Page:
Are all Canadian reporters incapable of getting to the hard truth, even when it involves numbers and hard constructs, such as alleged tax leakage?
Here’s Lawrence Martin’s lame attempt to uncover the truth about the biggest fraud (ie tax leakage) in Canadian history.
Harperland: the politics of control
Harper's Quebec decision was the second stunner of that month. It had been preceded by Jim Flaherty's announcement that the Conservatives were reversing a campaign promise to leave income trusts-tax shelters used by investors both large and small-intact because of their importance to small investors and retirees. Now, just eight months later, the finance minister announced that income trusts would be taxed. It was a bid to stop the increasing number of companies from converting to trusts, an act that Flaherty argued was costing the economy hundreds of millions in tax revenue. Only three weeks earlier, Bell Canada Enterprises had proposed the biggest trust conversion in Canadian history. Turning its Bell Canada subsidiary into a trust would cost Ottawa, according to defenders of the Flaherty move, an estimated $800 million in taxes over the next few years.
Critics wondered why a government that was in favour of trusts just a short time earlier was so opposed to them now. It had been evident during the election campaign that the trusts were a revenue-draining problem. Could it be that the Harper team waited until after the election to announce the policy to avoid antagonizing Conservative voters, many of whom were seniors voters who had come to rely on income from the trusts?
In fact, the government's rationale for the flip-flop-the lost tax revenues was not the real reason for it. When the announcement came, Tom Flanagan, still in Harper's good graces at the time, asked him the reason for the reversal. "Well, when I was in opposition," Harper replied, "no one told me that all the big corporations were about to convert to the income trust form of organization." He wasn't as worried about tax leakage, he explained to Flanagan, as he was about corporate governance. The income trust concept was fine, he believed when used in a limited sphere. But when it was beginning to be adopted by big manufacturers and service corporations, he was persuaded that it was the wrong way to go. James Rajotte, who served as chair of the industry committee, was of the same impression. But it was not the case Harper and Flaherty put to the public because corporate governance was too complex an issue.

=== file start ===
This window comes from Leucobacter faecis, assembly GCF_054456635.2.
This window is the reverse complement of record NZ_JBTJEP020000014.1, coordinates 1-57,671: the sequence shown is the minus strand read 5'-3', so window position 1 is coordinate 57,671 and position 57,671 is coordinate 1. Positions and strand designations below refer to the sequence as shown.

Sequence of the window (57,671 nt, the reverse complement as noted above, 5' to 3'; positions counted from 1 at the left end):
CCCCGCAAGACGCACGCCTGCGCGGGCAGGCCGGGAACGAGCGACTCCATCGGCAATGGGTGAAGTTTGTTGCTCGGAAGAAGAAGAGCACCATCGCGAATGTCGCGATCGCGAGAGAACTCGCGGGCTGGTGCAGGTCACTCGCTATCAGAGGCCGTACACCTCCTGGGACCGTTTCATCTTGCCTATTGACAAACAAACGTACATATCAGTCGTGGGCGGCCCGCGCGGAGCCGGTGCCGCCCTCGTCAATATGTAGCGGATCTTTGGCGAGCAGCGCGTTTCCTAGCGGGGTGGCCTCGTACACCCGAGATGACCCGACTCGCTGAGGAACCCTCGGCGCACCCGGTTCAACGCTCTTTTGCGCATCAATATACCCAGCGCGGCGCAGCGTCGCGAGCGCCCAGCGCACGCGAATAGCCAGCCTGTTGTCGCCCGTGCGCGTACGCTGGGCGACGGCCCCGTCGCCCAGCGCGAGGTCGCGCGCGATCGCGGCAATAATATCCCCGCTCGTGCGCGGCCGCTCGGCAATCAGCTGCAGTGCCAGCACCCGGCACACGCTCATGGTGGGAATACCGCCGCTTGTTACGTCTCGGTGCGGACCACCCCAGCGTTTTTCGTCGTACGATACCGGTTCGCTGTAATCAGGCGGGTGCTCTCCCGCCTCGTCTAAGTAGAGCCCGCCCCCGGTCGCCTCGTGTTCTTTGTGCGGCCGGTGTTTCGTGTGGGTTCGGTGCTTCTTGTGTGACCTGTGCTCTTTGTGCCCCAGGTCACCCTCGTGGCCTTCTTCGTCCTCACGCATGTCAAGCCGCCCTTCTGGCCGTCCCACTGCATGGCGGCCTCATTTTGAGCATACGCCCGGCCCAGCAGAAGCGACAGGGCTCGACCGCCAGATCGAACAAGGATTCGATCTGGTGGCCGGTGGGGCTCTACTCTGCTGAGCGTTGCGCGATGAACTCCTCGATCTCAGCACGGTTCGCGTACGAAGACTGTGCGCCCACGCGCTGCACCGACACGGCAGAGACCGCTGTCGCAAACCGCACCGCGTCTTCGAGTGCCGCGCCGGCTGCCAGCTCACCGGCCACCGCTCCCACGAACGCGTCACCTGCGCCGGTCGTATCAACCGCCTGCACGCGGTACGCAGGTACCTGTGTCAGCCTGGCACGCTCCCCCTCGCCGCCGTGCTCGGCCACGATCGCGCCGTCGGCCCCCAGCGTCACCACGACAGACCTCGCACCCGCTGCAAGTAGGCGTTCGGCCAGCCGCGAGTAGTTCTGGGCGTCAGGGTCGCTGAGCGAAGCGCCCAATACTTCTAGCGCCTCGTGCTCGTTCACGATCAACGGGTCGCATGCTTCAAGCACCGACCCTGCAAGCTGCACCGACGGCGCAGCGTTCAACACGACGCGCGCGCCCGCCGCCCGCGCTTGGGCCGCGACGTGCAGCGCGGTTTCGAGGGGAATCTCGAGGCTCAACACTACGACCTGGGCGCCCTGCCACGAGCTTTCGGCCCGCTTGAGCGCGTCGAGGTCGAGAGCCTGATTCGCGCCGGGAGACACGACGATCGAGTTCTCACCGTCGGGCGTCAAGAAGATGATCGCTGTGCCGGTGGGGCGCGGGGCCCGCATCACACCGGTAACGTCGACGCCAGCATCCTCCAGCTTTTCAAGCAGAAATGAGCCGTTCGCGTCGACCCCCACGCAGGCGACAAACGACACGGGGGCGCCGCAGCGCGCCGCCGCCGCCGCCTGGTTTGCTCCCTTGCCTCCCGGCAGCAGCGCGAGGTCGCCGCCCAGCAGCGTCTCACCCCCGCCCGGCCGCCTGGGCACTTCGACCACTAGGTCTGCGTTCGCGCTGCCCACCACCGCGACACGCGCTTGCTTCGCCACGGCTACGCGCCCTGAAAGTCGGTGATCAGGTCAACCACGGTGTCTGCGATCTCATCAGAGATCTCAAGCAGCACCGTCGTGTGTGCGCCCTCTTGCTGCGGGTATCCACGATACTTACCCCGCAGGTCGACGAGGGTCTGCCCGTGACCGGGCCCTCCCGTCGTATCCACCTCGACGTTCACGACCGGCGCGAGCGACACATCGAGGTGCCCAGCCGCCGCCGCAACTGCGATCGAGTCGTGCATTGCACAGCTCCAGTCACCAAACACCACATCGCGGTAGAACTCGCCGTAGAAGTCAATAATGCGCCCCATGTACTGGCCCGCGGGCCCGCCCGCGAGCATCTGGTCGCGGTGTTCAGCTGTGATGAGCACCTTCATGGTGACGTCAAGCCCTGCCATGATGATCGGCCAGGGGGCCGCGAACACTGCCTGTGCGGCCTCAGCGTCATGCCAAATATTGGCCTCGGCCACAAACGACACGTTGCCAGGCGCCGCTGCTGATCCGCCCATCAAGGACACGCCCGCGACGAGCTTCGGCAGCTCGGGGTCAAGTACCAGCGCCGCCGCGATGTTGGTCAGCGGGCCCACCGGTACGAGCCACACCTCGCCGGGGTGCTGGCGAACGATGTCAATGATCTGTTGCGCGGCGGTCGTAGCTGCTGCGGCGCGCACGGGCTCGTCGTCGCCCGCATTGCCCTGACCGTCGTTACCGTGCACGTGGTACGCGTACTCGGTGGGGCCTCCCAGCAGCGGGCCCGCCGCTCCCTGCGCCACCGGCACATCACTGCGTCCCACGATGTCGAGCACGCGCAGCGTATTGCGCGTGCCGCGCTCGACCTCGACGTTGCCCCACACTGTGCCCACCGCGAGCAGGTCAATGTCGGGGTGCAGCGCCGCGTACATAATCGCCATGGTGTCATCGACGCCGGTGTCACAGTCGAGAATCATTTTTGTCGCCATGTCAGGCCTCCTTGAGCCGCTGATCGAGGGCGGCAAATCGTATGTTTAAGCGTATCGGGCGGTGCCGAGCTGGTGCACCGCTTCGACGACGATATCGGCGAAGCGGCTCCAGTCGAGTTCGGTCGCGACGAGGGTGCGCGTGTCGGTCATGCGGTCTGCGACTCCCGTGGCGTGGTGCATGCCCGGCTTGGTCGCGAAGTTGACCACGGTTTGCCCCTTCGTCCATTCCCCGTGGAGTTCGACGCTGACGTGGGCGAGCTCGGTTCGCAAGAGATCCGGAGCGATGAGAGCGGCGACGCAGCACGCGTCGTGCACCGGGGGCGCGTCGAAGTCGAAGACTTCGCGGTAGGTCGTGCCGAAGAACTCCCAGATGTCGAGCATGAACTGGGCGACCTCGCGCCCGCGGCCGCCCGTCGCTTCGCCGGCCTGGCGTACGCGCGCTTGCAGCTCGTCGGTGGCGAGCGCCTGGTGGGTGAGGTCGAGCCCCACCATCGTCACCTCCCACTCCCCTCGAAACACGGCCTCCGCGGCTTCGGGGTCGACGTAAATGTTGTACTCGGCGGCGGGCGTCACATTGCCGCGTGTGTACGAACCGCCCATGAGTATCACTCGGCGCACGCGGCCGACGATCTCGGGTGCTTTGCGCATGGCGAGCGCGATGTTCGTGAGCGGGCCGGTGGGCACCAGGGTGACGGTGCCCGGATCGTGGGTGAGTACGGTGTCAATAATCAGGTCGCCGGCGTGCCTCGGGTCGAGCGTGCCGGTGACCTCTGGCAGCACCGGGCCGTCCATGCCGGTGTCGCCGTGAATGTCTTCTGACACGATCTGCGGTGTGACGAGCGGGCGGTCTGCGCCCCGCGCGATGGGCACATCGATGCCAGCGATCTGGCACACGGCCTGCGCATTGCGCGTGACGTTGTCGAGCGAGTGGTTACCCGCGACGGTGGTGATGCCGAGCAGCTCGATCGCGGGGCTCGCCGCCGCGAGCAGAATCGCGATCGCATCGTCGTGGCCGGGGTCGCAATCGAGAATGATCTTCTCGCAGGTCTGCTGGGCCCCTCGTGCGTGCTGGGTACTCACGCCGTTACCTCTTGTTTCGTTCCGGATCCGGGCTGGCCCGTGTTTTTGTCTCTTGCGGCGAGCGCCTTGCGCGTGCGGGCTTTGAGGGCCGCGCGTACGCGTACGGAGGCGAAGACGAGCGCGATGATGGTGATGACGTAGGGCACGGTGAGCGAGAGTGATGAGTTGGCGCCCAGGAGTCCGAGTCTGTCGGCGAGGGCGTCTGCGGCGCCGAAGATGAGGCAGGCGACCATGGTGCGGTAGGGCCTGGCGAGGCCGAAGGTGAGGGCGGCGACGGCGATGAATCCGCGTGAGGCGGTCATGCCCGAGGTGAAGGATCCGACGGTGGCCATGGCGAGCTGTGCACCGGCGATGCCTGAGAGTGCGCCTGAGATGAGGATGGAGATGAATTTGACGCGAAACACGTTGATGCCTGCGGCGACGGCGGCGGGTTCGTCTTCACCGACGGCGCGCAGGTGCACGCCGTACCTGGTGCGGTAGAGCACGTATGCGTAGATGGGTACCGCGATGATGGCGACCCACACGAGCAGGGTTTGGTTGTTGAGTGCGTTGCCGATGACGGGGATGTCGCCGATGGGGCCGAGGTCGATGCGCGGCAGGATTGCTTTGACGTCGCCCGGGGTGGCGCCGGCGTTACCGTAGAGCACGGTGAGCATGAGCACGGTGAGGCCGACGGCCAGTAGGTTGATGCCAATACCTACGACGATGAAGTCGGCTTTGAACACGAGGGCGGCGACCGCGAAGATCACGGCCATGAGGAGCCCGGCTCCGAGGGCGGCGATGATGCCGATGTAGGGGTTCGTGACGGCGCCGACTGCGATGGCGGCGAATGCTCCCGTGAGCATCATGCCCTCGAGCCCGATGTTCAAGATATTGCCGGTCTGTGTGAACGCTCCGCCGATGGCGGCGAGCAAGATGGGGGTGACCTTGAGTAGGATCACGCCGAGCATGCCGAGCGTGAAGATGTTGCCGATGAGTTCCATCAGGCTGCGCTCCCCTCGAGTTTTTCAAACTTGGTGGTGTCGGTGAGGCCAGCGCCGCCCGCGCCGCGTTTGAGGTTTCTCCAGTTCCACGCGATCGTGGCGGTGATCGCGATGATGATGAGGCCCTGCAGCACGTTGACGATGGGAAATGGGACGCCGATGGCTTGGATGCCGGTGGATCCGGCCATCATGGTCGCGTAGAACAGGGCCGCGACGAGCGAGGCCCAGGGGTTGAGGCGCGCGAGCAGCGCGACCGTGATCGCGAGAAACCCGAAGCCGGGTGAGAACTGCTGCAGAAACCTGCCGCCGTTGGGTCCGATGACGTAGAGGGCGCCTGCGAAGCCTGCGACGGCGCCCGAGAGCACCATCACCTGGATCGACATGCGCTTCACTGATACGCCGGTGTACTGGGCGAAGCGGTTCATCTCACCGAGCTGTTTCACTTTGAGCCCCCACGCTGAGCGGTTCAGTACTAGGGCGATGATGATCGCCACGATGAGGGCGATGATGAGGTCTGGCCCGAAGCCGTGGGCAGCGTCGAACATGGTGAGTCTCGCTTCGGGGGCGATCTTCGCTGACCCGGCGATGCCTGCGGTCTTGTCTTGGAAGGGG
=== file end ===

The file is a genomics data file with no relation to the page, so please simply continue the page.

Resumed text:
As in the case of the Quebec surprise, Harper's cabinet was not informed of the decision until after the fact. It was taken with only four people in the room-Harper, Kevin Lynch, Jim Flaherty, and Flaherty's deputy minister. Owing to the sensitivity of the issue, Harper opted for even tighter secrecy than usual.
Initially the response was measured. The government was taken to task for the flip-flop, but many people agreed that something had to be done about the lost tax revenue. Before long, however, the evidence began to mount that the tax implications were significantly overstated. Revenue calculations by federal officials, it appeared, had been distorted to make the loss appear far more serious than it was. The Canadian Association of Income Trust Investors launched a ferocious campaign against Flaherty, arguing that the tax change had cost Canadians $35 billion in retirement savings. William Stanbury of the University of British Columbia initiated an in-depth study of the matter for a book he was preparing. He found that faulty work by finance department officials and pressure on Harper by big-time CEOs were likely the real reasons for the new policy. The shroud of secrecy over the issue was inexcusable, he added. The government "did not hold any form of consultation process in 2006, as the previous government did in 2005. Then, because of the controversy the policy switch engendered, the Harper team went into information-denial mode." The government, said Stanbury, interpreted the Access to Information Act in the most restrictive way possible. Many documents released under the act were completely blacked out.
There were defensible reasons in some cases for the government's furtive way of operating, but there was no good reasons in others. On the question of Quebec nation status, it had cost Harper a promising young cabinet minister. In the environment file, it had created, as Mark Cameron suggested, confusion and doubt. On income trusts, it would become more of a problem. And there were other issues, not the least of which was the Afghan detainee affair, for which the price paid for stealth would be steep.
Wednesday, October 6, 2010
Posted by Brent Fullard at 2:29 PM